• was enforceable; and
  • was registered on the PPSR.

AGEL argued that as the security interest:

  • was perfected through registration; and
  • was not perfected through the other methods by which a security interest may be perfected under section 21 (being through possession or control),

the requirement of section 588FL that a security interest be "perfected by registration, and no other means" was satisfied.

Pozzebon submitted that its security interest was perfected by three distinguishable elements or "means", being 'attachment' and 'enforceability' and 'registration', which meant that the requirement of perfection by registration and "by no other means" was not satisfied as 'registration' was not the only means by which its security interest was perfected. As a consequence, in Pozzebon's submission, section 588FL did not apply to its security interest.

Findings of the Court

The Court rejected Pozzebon's contentions in relation to the interpretation of section 21 of the PPSA and section 588FL of the Corps Act. The Court held that the elements of 'attachment' and 'enforceability' are necessary pre-conditions for a security interest to be perfected, which, when combined with one of the alternatives set out in subsection 21(2) of the PPSA, being either 'registration', 'possession' or 'control', results in the perfection of a security interest.

It was held that the reference in subsection 588FL(2)(a)(ii) to a security interest being perfected "by registration, and by no other means" is distinguishing 'registration' as a means of perfection from 'possession' or 'control' and is not distinguishing 'registration' from 'attachment' and/or 'enforceability'. The elements of 'attachment' and 'enforceability' were not held to be "other means" as contemplated by 588FL(2)(a)(ii).

Accordingly, the only "means" by which Pozzebon's security interest was perfected was by registration. As a consequence, section 588FL applied to the security interest and by its operation the security interest vested in AGEL.


The purpose of section 588FL is to protect against security interests being granted fraudulently with the knowledge of an imminent external administration.

Pozzebon's claim appears to be an attempt to avoid the ramifications of its failure to register its security interest within 20 business days of the security interest being created. Had Pozzebon registered the security interest within that 20 business day period, it would have retained the security interest even though that registration would have occurred within the six month period prior to AGEL entering external administration.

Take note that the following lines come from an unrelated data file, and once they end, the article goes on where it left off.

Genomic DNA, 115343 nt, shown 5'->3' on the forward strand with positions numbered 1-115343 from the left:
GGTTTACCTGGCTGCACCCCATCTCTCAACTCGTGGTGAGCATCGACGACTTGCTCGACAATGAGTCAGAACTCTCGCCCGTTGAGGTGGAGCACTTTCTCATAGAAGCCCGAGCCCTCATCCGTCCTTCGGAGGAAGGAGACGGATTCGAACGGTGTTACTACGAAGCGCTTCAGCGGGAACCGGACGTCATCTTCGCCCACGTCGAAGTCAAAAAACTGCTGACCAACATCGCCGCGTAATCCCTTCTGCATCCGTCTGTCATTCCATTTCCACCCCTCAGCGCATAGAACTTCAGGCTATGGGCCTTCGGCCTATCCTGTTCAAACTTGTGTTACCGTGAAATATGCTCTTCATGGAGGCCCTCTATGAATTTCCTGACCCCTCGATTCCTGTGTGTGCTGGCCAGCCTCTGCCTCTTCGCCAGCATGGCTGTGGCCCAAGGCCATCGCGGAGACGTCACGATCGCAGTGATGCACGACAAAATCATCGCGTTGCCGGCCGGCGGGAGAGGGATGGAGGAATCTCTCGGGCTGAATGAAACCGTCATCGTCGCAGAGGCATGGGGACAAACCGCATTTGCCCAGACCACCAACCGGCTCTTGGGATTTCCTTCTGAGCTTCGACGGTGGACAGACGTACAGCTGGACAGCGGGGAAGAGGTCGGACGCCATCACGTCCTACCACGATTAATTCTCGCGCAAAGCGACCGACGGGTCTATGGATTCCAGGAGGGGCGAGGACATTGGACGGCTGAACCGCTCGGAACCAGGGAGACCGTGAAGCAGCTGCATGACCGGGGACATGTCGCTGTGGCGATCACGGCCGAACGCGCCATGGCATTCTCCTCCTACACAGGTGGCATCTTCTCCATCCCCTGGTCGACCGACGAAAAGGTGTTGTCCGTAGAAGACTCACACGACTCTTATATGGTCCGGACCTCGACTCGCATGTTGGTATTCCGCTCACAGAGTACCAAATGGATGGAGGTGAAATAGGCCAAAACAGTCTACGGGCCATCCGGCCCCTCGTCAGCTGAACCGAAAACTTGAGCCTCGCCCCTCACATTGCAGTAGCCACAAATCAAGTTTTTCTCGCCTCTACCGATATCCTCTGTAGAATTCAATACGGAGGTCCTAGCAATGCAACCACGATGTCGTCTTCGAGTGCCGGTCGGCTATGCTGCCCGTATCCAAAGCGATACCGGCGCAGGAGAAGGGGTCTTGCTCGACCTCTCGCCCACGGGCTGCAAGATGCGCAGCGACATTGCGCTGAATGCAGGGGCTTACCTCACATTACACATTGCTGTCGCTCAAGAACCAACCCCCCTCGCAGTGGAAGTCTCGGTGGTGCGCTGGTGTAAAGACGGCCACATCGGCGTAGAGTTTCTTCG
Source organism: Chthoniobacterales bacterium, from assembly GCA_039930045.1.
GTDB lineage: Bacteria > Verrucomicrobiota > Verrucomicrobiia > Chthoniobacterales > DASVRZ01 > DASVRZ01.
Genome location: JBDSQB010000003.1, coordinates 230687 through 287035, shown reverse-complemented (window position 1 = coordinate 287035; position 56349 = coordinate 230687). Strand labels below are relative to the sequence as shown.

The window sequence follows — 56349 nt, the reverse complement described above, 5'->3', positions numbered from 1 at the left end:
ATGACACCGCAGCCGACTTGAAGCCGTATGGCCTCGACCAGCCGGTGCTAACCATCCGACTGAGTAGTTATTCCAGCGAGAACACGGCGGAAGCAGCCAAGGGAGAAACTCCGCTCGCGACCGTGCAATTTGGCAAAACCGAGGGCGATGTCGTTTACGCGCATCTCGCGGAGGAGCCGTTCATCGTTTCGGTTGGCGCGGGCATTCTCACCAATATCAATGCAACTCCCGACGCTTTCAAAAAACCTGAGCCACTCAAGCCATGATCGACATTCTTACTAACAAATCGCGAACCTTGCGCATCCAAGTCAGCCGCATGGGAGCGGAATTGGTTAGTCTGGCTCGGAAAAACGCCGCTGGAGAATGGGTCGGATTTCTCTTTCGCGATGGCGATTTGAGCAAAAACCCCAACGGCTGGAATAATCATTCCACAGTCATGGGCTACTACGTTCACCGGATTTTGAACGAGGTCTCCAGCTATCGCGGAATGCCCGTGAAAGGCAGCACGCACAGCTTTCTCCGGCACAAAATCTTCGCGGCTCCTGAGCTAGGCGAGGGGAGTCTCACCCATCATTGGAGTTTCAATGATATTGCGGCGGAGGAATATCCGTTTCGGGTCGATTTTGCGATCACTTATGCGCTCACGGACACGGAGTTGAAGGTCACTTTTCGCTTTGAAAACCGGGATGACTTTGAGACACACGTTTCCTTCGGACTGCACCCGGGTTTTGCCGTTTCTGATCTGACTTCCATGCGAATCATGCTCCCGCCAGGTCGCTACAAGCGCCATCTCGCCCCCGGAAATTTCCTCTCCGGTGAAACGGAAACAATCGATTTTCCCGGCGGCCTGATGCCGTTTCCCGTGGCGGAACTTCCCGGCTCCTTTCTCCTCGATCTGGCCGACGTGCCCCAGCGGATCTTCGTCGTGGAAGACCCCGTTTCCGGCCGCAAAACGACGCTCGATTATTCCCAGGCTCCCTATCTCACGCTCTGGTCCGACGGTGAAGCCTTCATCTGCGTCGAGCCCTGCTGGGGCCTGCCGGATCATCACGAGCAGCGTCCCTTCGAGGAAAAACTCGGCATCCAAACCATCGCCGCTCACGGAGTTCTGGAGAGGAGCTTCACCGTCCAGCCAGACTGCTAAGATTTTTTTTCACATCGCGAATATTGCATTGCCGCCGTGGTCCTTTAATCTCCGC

This case serves to reiterate the importance for parties who are granted a security interest in the property of a company to ensure that the security interest is registered on the PPSR within 20 business days of the security interest being granted in order to avoid it being subject to section 588FL of the Corps Act in the unforeseen event that the grantor enters external administration within six months of the expiry of the 20 business day period from when the security interest is granted.

For insolvency practitioners and the interests of unsecured creditors, this case serves to confirm the application of section 588FL to security interests that are perfected by registration (and caught by the relevant timeframes of the section) and thereby assist in protecting the vesting of such security interests in the company upon entering external administration.

The content of this article is intended to provide a general guide to the subject matter. Specialist advice should be sought about your specific circumstances.

Kemp Strang has received acknowledgements for the quality of our work in the most recent editions of Chambers & Partners, Best Lawyers and IFLR1000.

To print this article, all you need is to be registered on

Click to Login as an existing user or Register so you can print this article.

Adam Israel
Some comments from our readers…
“The articles are extremely timely and highly applicable”
“I often find critical information not available elsewhere”
“As in-house counsel, Mondaq’s service is of great value”

Mondaq Advice Centre (MACs)
Up-coming Events Search
Font Size:
Mondaq on Twitter
Register for Access and our Free Biweekly Alert for
This service is completely free. Access 250,000 archived articles from 100+ countries and get a personalised email twice a week covering developments (and yes, our lawyers like to think you’ve read our Disclaimer).
Email Address
Company Name
Confirm Password
Mondaq Topics -- Select your Interests
 Law Performance
 Law Practice
 Media & IT
 Real Estate
 Wealth Mgt
Asia Pacific
European Union
Latin America
Middle East
United States
Worldwide Updates
Check to state you have read and
agree to our Terms and Conditions